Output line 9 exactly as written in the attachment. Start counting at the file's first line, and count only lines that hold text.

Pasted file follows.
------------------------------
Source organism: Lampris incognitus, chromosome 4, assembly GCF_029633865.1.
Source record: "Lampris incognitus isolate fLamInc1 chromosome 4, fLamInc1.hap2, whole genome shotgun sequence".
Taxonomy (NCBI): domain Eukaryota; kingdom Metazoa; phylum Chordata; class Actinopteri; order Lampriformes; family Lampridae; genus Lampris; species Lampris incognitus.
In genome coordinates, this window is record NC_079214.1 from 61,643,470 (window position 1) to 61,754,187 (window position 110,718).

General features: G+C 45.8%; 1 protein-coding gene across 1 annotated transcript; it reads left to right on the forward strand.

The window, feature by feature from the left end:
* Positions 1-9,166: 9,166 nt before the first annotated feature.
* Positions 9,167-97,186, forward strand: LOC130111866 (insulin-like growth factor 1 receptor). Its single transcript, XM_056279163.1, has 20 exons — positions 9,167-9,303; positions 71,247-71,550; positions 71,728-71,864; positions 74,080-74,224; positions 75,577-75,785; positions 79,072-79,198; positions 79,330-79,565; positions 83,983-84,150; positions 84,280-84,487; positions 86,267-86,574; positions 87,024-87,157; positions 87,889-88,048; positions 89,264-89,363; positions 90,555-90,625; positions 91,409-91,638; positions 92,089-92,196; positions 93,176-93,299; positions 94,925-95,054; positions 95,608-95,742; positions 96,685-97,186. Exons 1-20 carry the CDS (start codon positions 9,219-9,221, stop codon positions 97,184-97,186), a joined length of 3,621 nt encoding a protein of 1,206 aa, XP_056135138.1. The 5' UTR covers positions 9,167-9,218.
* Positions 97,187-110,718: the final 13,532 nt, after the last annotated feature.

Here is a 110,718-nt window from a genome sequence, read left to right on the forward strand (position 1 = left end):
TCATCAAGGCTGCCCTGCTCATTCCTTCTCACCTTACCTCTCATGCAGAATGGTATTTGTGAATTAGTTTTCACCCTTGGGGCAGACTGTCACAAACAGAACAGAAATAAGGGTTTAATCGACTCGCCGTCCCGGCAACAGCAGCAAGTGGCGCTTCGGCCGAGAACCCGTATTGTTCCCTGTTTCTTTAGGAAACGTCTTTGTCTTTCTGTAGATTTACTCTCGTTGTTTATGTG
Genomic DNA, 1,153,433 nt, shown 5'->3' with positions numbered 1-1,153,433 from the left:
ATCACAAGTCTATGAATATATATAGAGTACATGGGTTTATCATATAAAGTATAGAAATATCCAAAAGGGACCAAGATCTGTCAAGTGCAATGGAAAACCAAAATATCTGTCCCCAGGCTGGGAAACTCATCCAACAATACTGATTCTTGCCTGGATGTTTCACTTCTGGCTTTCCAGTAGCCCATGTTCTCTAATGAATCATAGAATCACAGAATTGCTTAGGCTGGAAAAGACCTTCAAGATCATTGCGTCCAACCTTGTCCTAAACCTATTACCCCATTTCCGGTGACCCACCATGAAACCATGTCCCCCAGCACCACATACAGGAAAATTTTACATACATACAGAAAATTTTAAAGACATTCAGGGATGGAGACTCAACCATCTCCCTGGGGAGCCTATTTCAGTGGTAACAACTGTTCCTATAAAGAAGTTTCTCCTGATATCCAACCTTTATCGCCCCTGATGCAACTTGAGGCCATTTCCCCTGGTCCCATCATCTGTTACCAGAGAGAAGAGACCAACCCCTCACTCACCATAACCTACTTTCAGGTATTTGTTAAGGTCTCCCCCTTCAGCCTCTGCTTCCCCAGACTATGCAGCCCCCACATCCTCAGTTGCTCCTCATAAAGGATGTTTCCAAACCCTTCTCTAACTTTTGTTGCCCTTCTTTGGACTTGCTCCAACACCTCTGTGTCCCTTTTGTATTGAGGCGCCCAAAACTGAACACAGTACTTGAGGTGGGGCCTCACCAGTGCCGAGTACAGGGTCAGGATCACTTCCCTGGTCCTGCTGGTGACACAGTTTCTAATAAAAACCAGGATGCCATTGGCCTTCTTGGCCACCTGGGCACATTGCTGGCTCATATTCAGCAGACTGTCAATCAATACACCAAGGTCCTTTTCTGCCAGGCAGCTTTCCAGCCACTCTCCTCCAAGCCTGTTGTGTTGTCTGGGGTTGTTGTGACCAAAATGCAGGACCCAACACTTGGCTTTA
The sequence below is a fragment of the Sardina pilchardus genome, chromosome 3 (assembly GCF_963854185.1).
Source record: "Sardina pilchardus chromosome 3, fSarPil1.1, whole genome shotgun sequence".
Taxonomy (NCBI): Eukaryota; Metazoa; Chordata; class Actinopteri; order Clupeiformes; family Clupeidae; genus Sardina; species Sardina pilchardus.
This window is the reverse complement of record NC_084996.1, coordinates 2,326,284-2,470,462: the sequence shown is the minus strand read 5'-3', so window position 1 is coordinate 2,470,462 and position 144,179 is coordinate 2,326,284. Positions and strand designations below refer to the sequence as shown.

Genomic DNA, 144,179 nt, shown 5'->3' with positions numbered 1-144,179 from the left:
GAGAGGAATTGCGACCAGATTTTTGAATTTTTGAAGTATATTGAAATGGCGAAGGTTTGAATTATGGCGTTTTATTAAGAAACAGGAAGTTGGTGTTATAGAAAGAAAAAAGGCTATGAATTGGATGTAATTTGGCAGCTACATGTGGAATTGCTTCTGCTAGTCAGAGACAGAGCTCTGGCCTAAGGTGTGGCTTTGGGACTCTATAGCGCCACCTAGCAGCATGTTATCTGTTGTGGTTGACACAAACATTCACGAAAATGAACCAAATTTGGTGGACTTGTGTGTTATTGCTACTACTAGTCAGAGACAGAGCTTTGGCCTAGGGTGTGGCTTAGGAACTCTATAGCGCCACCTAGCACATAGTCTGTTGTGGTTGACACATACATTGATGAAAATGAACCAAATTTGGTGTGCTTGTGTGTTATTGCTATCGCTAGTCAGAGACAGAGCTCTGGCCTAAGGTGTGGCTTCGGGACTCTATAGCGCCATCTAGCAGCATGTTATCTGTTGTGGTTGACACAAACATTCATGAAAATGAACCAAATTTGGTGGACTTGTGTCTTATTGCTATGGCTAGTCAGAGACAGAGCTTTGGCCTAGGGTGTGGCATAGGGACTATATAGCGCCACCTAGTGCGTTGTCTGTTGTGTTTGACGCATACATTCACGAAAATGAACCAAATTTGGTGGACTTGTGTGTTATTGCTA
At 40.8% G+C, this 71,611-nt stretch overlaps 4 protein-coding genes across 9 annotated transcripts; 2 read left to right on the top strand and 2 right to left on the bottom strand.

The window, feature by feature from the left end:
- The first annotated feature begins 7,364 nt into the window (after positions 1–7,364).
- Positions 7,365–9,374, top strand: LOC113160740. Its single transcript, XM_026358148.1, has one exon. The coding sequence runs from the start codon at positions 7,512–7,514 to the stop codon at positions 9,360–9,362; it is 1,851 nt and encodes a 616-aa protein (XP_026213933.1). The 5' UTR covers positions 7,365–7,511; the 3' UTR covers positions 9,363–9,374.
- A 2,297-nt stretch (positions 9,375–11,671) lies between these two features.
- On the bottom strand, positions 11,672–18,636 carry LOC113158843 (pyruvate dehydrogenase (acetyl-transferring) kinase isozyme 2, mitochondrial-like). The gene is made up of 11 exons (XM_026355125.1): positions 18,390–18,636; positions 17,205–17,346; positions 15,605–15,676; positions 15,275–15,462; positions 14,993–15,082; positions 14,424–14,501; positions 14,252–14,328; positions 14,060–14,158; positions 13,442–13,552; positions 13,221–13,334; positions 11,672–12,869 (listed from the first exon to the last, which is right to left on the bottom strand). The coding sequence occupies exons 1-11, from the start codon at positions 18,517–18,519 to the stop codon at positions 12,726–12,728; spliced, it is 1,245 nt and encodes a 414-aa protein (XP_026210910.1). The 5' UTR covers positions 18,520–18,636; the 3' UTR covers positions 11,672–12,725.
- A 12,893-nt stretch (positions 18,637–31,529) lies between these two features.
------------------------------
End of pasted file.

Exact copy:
* Positions 97,187-110,718: the final 13,532 nt, after the last annotated feature.